Thanksgiving Is More Than An American Holiday

Thanksgiving+Is+More+Than+An+American+Holiday

Over 15 countries celebrate our delicious holiday rooted in turkey and stuffing.

While it might not be commonly thought, Thanksgiving is celebrated in about 17 different countries around the world, including China, Germany, Liberia, the Netherlands, Ghana, Brazil, and our neighbors in Canada. Be it on different days or with different main courses, at least once a year, communities of people come together to celebrate and give thanks for things given by others and by Mother Nature.

Here in the US, a typical Thanksgiving meal consists of turkey, stuffing, cranberry sauce, and the never-ending war of pumpkin vs sweet potato pie. People gather with their families and closest friends around the dining room table and with the fine china that’s only used once a year, tell what they’ve been most thankful for this year.

South Korea’s “Thanksgiving” comes in the form of Chuseok. The holiday, also known as Hangawi, translates to the 15th day of the eighth month. Similar to our Thanksgiving, Korean’s have a specific menu planned out for the occasion, but instead of all eyes being on Turkey, it’s all about songpyeon, a rice cake filled with sesame seeds, red beans, and chestnuts. Chueseok focuses on showing your friends and family how much you appreciate them by exchanging gifts and participating in bonding activities the night before.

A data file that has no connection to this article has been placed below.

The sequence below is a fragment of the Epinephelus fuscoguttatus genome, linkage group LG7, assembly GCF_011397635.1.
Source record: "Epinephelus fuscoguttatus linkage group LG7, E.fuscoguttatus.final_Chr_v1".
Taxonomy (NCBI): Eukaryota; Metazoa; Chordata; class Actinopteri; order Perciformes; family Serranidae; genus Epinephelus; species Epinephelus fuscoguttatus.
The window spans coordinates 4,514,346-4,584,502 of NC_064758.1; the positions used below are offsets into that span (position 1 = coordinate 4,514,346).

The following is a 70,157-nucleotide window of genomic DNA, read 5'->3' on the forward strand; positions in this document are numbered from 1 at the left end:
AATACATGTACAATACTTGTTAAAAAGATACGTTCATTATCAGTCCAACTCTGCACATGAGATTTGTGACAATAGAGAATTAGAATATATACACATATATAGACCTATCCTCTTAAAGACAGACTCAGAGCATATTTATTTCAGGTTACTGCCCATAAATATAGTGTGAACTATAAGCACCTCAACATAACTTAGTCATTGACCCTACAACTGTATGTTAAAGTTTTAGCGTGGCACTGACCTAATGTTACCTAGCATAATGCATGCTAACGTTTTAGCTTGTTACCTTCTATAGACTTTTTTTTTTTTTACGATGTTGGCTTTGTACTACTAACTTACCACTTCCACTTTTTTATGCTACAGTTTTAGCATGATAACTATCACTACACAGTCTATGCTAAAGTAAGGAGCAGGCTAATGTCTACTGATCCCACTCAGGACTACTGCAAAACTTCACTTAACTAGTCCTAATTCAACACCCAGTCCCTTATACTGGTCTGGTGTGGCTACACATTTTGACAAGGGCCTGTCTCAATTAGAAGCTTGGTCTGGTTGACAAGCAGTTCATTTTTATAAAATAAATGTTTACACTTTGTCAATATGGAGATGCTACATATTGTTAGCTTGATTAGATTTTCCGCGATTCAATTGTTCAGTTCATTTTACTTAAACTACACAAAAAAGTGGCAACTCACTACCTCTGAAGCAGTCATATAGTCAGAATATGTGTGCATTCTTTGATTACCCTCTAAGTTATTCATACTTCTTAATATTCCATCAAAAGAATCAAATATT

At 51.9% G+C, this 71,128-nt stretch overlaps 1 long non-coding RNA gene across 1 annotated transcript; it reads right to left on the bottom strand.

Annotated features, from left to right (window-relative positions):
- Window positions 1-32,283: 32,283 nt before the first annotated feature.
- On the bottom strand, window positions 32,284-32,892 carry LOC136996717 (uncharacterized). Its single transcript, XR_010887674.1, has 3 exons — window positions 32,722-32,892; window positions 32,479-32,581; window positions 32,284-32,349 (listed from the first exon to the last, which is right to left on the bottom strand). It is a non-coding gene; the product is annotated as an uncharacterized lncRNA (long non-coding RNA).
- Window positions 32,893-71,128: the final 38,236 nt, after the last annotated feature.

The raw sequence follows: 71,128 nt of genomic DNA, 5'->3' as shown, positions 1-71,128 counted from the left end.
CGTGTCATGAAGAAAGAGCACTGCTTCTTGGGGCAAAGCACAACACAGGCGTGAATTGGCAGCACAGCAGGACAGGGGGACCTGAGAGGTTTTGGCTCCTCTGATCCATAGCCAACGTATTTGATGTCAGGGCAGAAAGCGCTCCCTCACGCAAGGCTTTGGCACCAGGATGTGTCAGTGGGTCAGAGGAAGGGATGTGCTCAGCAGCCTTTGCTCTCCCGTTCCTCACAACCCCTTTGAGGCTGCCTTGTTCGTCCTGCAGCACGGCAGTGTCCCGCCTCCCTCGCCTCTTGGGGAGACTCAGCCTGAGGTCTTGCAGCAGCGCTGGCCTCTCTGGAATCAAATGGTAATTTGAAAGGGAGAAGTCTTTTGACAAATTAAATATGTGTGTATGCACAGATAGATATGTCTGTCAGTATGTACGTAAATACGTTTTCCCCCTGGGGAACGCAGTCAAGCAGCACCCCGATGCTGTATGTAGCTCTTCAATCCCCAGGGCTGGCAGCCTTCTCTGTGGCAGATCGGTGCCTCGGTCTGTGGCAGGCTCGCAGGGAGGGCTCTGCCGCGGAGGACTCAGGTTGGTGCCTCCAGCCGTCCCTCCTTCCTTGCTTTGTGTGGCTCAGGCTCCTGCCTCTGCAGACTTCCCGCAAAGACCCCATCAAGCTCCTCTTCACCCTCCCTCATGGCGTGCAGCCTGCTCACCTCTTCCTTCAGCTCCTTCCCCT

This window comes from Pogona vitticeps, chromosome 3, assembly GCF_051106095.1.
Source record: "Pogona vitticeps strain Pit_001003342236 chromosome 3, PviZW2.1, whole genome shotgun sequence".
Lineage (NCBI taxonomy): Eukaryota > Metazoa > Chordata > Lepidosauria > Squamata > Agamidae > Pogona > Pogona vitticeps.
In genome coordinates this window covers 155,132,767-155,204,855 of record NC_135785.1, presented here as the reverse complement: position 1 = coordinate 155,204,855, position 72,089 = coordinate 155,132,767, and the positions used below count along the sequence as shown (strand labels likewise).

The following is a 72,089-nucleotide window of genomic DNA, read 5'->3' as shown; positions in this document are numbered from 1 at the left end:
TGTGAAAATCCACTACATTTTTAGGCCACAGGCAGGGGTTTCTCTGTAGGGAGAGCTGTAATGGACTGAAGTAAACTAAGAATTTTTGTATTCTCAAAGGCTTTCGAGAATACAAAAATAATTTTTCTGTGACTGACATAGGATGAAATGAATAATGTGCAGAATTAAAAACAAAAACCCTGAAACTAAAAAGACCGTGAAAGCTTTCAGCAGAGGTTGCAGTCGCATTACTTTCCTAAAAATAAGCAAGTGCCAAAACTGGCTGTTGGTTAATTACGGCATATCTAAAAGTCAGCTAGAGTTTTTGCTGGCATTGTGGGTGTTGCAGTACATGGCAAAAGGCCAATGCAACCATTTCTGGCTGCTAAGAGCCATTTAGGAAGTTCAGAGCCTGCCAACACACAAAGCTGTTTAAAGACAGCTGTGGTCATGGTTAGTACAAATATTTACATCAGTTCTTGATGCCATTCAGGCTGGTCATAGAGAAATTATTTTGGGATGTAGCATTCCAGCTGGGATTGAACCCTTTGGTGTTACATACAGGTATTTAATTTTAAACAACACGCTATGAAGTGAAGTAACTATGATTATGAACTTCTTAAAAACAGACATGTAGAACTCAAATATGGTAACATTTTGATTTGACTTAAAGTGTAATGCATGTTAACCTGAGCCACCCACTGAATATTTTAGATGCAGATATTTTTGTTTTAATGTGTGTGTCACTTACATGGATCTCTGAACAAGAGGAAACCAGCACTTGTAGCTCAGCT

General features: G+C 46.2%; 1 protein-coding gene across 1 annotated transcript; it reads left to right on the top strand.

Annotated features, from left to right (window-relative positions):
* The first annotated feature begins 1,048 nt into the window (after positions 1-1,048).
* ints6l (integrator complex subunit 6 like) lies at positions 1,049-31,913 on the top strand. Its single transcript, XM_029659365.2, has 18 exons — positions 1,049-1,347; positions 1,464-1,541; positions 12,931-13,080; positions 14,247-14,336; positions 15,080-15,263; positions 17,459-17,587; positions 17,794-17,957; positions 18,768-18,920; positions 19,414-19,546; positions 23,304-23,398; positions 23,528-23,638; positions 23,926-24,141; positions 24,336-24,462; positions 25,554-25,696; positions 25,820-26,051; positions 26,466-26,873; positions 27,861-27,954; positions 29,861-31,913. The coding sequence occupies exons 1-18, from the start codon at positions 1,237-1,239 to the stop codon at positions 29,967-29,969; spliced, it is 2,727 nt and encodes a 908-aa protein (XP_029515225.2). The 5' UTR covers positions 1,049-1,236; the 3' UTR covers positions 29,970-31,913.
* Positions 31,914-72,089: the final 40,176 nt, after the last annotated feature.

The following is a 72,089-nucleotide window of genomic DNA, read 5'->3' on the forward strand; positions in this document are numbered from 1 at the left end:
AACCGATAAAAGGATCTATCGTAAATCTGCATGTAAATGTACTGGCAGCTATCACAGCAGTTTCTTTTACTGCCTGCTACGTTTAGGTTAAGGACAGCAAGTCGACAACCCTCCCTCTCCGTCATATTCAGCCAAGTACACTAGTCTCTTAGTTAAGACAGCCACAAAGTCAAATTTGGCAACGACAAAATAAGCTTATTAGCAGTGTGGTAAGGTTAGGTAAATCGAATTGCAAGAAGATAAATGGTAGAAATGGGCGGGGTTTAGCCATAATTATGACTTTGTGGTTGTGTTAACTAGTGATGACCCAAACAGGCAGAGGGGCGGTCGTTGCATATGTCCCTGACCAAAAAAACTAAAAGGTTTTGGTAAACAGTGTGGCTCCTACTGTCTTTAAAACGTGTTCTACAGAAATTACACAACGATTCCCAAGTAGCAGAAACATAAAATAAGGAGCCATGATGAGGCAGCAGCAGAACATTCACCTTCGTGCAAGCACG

Brazilian’s celebrate Thanksgiving on the same day as Americans. Inspired by American traditions, the holiday is called Día de Ação de Graças, meaning Day of Thanksgiving.  The rumored story behind the beginning of Brazil’s Thanksgiving feast is that the country’s ambassador traveled to the U.S. one November, fell in love with the festivity he witnessed, and returned to Brazil to establish their own version of the beloved holiday.

Be it Barbados that celebrates the end of the sugarcane harvest season or Japan that honors its industrial workers, every corner of the planets has plenty to be thankful for. Many countries have rituals and spiritual celebrations that last for months while here at home Thanksgiving is only a day.

It is important to give thanks not just one day a year, but every day for your health, family, education, home, and so much more. Find it in your heart to find a way each to show your appreciation for those that matter most.

Seize every opportunity because you never know if tomorrow it will still be there. Do as much as you can to be proud of, so that next year when you gather around the dining room table, you have twice as much to be thankful for.